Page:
Is Turkmenistan Responsible for Poor Air Quality in Zagreb?

Lauren Simmonds

As if a global coronavirus pandemic, a set of earthquakes and snow weren’t enough, Zagreb now has to deal with another problem – a concerning amount of air pollution hanging over the city. Does the answer to the city’s poor air quality lie in Turkmenistan?

As Poslovni Dnevnik writes on the 28th of March, 2020 in the western part of the Karakum desert in Turkmenistan, sand dunes as high as ninety metres extend in parallel, in a meridional direction.

Unusually high concentrations of PM10 particles were recorded across various cities and areas in Croatia, more specifically in Zagreb, Osijek, Kopački rit, Sisak and Zoljan near Našice yesterday, according to a report from Večernji list.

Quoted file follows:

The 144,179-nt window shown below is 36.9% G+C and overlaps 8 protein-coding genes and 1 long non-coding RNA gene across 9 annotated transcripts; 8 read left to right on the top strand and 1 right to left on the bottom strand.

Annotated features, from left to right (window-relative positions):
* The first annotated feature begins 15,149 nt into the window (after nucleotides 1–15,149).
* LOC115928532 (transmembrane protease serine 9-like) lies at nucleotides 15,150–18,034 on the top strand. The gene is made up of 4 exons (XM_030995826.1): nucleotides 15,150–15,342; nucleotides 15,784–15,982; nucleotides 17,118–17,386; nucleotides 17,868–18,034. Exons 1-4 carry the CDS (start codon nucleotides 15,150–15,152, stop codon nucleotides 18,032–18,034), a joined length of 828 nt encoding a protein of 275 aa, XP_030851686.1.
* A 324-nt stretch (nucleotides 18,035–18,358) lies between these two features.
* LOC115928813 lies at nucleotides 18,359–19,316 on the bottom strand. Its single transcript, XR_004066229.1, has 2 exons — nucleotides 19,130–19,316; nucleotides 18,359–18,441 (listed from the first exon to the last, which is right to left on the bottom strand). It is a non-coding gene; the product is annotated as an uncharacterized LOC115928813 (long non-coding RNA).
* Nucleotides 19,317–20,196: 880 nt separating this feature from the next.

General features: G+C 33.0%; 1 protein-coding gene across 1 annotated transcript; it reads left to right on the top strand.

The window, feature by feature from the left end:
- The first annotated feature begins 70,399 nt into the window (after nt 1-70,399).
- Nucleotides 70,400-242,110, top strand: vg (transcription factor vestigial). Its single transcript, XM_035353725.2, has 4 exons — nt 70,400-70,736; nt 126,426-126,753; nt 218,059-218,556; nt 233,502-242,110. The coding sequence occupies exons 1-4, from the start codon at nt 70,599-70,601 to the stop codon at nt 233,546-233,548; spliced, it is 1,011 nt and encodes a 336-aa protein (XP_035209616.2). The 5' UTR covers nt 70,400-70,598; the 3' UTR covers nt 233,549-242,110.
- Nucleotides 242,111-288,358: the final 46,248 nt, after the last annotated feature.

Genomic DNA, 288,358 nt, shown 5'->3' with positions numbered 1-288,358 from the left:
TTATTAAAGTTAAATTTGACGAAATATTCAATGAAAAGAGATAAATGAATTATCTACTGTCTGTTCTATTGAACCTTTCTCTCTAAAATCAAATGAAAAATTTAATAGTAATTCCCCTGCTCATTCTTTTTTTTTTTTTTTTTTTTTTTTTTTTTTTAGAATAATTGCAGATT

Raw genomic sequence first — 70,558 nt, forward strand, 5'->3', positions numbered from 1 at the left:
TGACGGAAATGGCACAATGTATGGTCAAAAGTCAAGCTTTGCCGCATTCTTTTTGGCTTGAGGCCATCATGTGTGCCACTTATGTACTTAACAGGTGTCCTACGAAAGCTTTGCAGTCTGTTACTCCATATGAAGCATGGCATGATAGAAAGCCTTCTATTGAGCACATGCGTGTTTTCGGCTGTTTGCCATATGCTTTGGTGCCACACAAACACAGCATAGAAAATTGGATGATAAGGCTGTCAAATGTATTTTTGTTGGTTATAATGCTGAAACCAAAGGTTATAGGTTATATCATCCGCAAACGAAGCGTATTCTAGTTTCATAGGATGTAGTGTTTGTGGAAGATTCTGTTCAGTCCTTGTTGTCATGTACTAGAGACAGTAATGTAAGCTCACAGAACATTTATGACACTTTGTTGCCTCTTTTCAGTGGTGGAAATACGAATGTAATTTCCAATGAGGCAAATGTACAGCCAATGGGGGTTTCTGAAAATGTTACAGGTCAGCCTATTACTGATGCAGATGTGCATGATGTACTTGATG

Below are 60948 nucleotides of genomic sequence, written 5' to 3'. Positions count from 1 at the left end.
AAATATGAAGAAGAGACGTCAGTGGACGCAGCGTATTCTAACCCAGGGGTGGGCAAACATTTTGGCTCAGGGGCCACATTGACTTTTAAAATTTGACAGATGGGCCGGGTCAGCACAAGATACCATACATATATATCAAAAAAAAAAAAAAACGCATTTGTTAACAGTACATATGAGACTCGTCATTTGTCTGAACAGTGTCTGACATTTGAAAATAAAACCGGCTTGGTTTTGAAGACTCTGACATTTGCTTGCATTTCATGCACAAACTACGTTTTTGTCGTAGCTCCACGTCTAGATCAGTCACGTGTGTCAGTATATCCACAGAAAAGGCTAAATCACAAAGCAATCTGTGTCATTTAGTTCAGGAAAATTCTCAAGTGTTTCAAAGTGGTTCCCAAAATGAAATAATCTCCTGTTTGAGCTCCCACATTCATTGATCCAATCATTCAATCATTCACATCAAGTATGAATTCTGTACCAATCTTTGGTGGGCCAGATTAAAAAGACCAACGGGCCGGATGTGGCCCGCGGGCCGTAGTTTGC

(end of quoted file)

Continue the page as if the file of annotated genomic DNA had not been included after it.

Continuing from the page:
Experts from the ”Dr. Andrija Štampar” Public Health Institute and the DHMZ are telling the public that this air pollution of sorts is made up primarily of sand particles which have travelled from Turkmenistan’s Karakum desert, located east of the Caspian sea.

They noted that air pollution should drop down to significantly lower levels over this coming weekend. According to the Croatian Encyclopedia, the the Karakum desert, sometimes referred to as the Garagum deser, is a sandy desert in Turkmenistan, Central Asia. It extends from Lake Sarikamish and Amu ‑ Darje in the north, to the Kopet Dagh mountains in the southwest and the Garabil hills in the southeast. It covers about 350,000 square kilometres in total.

As previously stated, in the the western part of the Karakum desert, sand dunes which are almost ninety metres high extend in parallel, in a meridional direction. Along approximately 1300 kilometres of the Karakum canal (Amu-Dar-Murgab-Aşgabat-Serdar/Gyzylarbat), which irrigates about one million hectars of land in total, cotton is also grown. Sulfur, oil, and gas deposits are rich there. The southern part also sees the the Trans-Caspian railway pass through it.

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